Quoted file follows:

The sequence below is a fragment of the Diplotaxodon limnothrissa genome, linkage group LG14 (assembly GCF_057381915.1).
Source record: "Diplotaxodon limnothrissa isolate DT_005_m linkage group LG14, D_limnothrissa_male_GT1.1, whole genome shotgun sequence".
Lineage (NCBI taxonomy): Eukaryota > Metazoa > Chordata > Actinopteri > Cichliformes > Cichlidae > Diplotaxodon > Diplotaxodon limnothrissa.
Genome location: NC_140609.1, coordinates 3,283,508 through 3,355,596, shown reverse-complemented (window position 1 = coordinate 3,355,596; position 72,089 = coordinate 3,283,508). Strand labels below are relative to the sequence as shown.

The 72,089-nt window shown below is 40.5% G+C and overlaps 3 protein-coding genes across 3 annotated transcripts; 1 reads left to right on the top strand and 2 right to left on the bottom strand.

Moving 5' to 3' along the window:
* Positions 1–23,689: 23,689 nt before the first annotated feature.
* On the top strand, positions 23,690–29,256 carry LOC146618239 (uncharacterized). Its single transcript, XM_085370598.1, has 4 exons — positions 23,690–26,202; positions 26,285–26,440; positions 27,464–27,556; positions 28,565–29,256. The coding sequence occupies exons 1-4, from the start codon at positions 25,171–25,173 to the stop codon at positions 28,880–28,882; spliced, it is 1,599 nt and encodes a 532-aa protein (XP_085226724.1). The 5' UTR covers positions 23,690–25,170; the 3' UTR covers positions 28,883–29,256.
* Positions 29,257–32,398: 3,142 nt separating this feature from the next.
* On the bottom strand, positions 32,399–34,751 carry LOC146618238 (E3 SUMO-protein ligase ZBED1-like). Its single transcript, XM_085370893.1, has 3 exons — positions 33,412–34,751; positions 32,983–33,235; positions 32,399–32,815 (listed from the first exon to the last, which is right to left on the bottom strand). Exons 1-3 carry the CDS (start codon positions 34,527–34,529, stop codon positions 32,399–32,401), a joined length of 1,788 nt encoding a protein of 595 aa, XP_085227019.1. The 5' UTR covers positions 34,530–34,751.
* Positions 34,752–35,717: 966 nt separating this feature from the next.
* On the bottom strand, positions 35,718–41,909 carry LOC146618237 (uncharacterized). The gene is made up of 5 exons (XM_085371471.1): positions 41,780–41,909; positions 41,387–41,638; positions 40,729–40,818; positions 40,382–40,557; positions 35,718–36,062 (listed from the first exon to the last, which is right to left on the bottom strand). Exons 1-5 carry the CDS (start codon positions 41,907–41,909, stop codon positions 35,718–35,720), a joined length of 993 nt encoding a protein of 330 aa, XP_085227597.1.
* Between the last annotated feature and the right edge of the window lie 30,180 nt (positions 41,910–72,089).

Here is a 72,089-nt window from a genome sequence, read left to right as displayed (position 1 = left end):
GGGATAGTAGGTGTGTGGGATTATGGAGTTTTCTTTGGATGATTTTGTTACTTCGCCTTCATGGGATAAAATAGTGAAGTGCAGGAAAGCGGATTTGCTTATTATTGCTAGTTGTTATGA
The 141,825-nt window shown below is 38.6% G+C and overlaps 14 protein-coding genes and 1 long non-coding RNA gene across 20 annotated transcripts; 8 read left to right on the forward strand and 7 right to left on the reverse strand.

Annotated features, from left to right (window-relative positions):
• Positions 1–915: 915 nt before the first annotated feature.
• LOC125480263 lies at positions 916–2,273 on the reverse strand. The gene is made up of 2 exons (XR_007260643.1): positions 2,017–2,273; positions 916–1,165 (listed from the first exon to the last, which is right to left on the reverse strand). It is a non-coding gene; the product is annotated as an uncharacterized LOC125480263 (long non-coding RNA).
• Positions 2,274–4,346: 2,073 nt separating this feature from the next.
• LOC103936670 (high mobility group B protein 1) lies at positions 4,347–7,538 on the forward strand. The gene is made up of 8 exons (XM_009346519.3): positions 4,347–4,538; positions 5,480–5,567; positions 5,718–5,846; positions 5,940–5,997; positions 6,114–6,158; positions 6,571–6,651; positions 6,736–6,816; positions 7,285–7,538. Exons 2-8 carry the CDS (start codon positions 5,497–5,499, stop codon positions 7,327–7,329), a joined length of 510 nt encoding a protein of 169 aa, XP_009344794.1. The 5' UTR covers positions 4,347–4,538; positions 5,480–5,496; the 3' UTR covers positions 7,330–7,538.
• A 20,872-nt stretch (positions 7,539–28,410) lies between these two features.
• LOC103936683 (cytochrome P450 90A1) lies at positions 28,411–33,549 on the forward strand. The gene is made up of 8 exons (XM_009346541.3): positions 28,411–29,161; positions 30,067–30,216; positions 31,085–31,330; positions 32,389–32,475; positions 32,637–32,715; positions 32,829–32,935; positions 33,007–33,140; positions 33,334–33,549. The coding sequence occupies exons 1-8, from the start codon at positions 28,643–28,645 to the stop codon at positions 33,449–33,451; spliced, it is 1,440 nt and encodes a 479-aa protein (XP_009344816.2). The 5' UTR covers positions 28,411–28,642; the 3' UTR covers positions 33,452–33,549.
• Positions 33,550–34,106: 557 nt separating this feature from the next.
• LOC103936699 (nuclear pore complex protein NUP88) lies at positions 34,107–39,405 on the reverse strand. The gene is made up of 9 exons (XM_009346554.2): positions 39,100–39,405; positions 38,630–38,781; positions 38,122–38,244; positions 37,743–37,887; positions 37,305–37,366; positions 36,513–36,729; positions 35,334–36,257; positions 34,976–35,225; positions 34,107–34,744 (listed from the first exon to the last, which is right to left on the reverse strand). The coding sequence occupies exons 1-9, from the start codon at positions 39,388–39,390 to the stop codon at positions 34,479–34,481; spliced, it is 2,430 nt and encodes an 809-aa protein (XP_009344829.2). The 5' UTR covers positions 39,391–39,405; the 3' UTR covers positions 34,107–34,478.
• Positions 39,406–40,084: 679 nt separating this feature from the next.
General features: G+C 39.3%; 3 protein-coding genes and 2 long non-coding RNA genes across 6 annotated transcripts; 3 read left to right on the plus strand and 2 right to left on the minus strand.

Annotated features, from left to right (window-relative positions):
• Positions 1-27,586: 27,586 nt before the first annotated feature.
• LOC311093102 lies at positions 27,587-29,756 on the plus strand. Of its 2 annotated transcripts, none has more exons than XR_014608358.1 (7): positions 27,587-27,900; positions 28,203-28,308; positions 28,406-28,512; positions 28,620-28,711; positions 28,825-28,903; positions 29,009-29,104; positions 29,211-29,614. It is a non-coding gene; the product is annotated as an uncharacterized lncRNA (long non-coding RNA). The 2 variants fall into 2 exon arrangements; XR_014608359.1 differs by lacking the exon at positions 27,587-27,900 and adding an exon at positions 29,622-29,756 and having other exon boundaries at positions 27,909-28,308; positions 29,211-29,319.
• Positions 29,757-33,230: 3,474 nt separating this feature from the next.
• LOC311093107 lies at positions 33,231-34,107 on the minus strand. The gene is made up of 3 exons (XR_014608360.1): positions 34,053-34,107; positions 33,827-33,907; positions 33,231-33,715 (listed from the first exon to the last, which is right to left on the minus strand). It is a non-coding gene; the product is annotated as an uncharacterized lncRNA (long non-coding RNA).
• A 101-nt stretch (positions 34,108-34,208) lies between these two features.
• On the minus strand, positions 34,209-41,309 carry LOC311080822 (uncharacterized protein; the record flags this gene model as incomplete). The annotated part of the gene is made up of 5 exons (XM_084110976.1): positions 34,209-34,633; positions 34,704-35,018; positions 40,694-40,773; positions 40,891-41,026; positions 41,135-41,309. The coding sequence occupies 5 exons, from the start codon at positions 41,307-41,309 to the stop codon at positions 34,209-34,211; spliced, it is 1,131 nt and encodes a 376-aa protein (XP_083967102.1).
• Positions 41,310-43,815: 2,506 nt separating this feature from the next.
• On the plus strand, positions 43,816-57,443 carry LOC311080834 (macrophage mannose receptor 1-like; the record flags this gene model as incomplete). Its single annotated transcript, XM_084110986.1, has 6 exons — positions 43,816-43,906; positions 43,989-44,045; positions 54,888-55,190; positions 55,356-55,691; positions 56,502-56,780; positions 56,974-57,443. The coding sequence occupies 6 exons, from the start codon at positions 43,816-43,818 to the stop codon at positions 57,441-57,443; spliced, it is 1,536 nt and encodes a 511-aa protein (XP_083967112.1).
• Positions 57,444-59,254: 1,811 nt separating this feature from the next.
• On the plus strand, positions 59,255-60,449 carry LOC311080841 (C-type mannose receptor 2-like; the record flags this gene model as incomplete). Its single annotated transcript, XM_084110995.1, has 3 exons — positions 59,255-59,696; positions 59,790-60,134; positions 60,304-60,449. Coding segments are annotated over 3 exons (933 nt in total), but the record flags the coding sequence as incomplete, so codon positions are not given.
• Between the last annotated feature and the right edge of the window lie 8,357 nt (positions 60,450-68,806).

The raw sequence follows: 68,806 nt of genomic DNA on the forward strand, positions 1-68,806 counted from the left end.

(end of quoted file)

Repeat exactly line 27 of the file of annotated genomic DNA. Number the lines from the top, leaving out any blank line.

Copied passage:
General features: G+C 39.3%; 3 protein-coding genes and 2 long non-coding RNA genes across 6 annotated transcripts; 3 read left to right on the plus strand and 2 right to left on the minus strand.